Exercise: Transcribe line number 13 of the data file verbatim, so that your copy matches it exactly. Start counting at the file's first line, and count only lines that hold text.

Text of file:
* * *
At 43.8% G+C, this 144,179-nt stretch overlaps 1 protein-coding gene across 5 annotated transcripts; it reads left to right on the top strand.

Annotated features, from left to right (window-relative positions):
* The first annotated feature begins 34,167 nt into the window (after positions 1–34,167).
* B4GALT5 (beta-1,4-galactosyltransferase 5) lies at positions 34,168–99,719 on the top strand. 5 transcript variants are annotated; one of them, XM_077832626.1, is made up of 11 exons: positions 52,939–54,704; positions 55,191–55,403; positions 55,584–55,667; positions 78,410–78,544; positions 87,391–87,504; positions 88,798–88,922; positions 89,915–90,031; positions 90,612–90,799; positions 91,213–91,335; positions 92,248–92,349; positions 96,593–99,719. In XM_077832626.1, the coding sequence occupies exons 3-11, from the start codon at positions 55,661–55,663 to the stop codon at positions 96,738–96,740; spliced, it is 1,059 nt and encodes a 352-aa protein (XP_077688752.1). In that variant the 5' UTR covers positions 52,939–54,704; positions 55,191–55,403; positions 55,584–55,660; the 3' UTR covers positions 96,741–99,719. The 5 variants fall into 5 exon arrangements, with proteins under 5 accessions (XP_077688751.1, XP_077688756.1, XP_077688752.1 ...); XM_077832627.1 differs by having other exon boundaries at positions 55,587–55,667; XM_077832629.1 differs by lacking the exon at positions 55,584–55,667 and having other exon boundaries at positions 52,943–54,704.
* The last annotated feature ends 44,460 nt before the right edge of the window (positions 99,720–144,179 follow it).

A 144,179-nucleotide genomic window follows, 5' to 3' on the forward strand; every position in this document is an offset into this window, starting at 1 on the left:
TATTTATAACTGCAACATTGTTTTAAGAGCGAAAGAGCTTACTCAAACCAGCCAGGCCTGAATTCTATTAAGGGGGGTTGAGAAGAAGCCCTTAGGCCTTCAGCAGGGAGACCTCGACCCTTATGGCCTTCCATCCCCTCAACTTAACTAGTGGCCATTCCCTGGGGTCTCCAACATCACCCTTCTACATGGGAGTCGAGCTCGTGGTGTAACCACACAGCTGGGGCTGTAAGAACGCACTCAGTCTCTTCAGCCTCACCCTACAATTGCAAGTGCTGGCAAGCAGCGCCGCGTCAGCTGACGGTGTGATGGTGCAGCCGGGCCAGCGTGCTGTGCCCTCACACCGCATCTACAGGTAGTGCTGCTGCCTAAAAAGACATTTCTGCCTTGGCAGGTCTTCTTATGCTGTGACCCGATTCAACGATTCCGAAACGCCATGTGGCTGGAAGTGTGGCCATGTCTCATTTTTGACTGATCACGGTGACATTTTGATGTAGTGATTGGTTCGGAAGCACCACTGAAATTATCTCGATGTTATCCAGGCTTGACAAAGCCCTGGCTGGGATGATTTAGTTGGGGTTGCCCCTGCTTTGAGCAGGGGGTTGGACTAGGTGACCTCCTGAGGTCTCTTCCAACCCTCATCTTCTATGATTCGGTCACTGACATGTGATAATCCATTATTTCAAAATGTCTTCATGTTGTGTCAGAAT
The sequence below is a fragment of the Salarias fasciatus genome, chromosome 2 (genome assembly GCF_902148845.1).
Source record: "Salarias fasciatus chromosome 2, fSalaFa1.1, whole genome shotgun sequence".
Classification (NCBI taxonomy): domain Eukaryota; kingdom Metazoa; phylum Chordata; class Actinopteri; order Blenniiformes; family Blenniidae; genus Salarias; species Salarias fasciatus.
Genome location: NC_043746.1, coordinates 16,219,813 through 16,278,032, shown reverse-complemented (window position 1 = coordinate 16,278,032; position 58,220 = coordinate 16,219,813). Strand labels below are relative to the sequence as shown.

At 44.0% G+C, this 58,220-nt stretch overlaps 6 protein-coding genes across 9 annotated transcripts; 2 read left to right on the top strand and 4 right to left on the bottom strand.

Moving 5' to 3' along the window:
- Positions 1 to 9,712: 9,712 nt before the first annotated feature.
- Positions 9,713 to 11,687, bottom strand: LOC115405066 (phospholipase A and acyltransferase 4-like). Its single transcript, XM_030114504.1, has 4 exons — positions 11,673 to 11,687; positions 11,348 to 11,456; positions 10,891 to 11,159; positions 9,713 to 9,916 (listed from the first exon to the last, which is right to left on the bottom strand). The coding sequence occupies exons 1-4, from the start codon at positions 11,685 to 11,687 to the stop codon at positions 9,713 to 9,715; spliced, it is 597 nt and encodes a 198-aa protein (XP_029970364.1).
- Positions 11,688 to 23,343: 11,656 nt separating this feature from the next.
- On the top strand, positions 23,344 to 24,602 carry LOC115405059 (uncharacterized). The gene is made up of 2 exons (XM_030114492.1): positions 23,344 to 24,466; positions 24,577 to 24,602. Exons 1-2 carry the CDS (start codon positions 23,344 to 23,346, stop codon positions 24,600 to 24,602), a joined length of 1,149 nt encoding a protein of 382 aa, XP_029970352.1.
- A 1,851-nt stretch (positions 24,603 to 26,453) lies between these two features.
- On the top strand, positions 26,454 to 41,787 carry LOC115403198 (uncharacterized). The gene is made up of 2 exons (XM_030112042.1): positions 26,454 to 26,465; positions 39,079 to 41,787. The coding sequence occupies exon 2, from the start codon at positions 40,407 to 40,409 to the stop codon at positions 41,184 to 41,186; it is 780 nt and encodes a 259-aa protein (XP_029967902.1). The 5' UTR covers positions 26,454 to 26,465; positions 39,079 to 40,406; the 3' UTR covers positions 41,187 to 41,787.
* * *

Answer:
Moving 5' to 3' along the window: